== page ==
• Educators who use the technologies listed in the previous finding are much more likely to support classroom use of the same technology than those who do not.
  • Educators recognize the critical need for professional development that helps them leverage classroom use of digital tools and are increasingly open to online learning experiences.

In past years, a comparison of the two parts of the report has emphasized the gap between the two groups, with parents and students expressing dissatisfaction with the lack of technology-supported learning activities at school and educators reporting reluctance to fully embrace digitally-rich instructional environments for a wide variety of reasons. There’s still a gap, but the 2011 results may show that we’ve reached a turning point.

In its analysis of the results, Project Tomorrow highlights two points that may indicate an important shift in educators’ views on technology use in schools. First, “District administrators who are mobile users themselves are twice as likely to be piloting a Bring Your Own Technology (BYOT) approach or be evaluating the idea of implementing a BYOT program as other administrators.”  This is supported by the fact that 40% of mobile technology-using administrators are considering BYOT programs and nearly 30% of these administrators work at schools that provide mobile technologies for student use.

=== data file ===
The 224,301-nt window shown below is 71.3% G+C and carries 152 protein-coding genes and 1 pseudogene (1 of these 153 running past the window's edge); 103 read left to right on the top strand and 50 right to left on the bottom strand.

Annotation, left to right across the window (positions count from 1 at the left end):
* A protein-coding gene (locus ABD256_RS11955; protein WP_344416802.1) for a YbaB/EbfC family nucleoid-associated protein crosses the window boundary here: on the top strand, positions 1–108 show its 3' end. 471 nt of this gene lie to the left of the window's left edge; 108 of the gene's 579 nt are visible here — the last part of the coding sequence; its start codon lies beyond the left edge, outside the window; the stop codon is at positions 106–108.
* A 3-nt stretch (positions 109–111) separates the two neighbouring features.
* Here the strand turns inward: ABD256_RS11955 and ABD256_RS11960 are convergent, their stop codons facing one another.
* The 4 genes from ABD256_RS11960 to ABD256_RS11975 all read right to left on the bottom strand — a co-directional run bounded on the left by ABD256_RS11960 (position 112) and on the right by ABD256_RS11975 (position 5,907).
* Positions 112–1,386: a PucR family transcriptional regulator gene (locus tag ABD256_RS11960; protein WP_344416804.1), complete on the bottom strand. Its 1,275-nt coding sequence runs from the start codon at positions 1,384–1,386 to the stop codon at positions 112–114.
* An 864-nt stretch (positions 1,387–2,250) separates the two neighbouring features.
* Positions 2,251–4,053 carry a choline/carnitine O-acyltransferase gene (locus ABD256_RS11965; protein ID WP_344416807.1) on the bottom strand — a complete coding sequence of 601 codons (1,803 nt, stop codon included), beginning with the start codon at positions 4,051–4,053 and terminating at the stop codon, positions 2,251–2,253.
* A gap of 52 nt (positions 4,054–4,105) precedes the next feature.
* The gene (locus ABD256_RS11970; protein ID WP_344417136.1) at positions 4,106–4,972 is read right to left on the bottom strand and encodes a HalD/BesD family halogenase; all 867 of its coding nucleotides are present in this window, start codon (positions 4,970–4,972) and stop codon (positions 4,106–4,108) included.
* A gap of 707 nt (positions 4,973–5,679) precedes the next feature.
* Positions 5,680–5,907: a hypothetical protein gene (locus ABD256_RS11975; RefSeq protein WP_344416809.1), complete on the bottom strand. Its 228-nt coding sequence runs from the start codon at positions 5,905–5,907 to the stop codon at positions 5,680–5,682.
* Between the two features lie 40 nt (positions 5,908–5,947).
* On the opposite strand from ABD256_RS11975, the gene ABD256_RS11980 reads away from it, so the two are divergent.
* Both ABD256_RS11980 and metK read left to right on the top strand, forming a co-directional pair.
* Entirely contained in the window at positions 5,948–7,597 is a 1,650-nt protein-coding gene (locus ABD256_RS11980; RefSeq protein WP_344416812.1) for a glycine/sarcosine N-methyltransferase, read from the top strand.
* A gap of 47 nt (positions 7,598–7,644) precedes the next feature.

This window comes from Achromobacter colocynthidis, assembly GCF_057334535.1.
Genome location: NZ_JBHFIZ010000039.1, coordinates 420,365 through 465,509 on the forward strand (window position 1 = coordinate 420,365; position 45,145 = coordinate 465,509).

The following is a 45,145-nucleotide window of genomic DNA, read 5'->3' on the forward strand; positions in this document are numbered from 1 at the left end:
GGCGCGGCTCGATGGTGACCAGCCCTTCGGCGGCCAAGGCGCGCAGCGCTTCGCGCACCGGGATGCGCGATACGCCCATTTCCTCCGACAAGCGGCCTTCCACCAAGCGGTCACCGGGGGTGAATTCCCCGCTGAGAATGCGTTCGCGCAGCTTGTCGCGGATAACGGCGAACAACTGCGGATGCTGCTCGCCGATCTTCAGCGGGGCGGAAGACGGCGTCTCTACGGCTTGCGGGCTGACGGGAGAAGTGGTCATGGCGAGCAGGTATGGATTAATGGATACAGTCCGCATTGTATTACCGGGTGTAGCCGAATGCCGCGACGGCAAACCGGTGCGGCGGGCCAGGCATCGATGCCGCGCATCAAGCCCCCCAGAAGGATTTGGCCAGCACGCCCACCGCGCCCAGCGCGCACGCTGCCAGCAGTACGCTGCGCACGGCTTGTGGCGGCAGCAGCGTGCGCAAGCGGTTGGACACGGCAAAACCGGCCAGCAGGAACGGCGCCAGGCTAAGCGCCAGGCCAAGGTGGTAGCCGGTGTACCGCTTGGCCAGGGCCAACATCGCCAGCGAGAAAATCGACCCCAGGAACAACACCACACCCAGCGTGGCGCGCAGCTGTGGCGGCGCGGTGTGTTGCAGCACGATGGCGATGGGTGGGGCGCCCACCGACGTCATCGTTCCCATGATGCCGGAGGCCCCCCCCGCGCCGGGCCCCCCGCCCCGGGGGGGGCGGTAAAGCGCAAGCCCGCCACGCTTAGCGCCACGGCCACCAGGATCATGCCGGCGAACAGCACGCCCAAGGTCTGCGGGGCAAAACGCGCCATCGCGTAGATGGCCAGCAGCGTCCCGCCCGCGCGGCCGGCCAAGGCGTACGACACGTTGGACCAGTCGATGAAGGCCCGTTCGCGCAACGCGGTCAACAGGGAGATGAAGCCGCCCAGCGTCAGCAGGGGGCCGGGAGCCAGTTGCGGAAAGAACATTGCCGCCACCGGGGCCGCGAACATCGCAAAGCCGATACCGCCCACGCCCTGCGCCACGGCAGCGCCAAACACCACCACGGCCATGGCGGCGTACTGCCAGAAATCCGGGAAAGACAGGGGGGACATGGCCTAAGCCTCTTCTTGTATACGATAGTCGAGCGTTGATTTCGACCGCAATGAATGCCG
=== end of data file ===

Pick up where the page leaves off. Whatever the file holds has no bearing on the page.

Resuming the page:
Second, “The same holds for educators who have used online learning to support their own professional development.” A majority of teachers and administrators now report engaging in online classes for professional development. And, educators who have completed an online course are more likely to recommend that online classes be available to students.